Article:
What is DStar?
That is a very Good question.
The acronym DStar is Digital Smart Technology Amateur Radio. In other
words a Marketing geek made it up.
In reality DStar is a Hybrid radio communications method which uses
both Radio Frequency Transmissions, and the Internet.
It was developed by the Japanese Amateur Relay League, JARL, and Icom a
D-Star uses DV Digital Voice rather than FM. DV offers
incredibly high quality voice communications. D-Star utilises repeaters
very much like those for 70cm and 2m, but simply using DV instead of
FM, these repeaters are then linked to the internet. By linking to the
internet the repeaters can also link to each other, allowing for
Needless to say not all repeaters are linked together at the
same moment, that would just be chaos. Control of the linking process
is controlled from the transceiver, which sends coded information in
the form of 8 character strings, the format for the strings depends
upon what you want the repeater to do.
The original system in Japan only used "Call Routing", which
quite nicely, however for a global market it was felt, that there
needed to be a way of contacting other radio hams randomly, as happens
on other frequencies. So were born "Reflectors",
effectively internet Gateways that would allow multiple repeaters to
communicate with each other. This was fine, but the internet protocol
to effect this trans internet connection just wasn't robust enough.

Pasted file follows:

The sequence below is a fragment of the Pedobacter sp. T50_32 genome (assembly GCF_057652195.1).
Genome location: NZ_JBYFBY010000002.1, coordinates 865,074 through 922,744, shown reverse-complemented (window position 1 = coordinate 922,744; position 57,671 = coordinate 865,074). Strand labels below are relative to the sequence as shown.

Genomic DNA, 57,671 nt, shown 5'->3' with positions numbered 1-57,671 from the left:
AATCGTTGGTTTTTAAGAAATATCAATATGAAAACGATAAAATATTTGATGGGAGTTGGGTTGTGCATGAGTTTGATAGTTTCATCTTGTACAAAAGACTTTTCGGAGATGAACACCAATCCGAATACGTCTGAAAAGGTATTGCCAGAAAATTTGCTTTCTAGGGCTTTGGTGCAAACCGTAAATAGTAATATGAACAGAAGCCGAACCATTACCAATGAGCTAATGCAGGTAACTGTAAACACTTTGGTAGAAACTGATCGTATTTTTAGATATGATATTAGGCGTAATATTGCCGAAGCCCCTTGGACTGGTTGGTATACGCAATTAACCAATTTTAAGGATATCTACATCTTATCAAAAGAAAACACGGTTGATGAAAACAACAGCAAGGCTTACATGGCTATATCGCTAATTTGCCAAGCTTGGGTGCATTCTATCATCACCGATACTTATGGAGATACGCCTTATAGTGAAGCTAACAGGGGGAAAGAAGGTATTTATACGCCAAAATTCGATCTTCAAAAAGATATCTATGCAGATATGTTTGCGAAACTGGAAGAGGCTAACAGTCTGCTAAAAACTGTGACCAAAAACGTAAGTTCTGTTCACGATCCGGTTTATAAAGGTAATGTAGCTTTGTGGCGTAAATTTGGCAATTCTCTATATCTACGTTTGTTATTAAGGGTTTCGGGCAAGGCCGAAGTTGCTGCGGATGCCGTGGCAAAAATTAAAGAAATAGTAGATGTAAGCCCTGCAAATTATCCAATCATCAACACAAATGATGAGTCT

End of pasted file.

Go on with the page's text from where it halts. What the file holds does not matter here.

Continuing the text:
This lead to Lost communications, and Frustrations.
Radio Hams have always been a resourceful fraternity, and so
alongside the Reflectors there developed xReflectors, a vendor neutral
approach to the Icom based Reflectors.
Since 2012 DStar has seen some massive leaps forward. The
protocol that handles the trans internet connections has been
completely rewritten by Radio
Amateurs, and now the communications are robust. There are still
developements ahead, but DStar has never been stronger.
Solutions for Dstar.
As with most things there isn't just one solution for Dstar.
The most common access to the Dstar world is via Dstar repeaters, these are scattered all over the world.
times the Dstar Hotspot, or simplex gateway has become very popular.
For this you need a computer with internet access, a DV modem or node
The DVRPTR board is a good example, however there are other options available.
A FM transceiver capable of 9k6 packet, and a Dstar
transceiver. This setup does not require an NOV to the licence so long
as you lock the gateway so that only your own transmissions get
propagated to the internet. Most software solutions have this capability.
Also popular is the DVAP Digital Voice Access Point.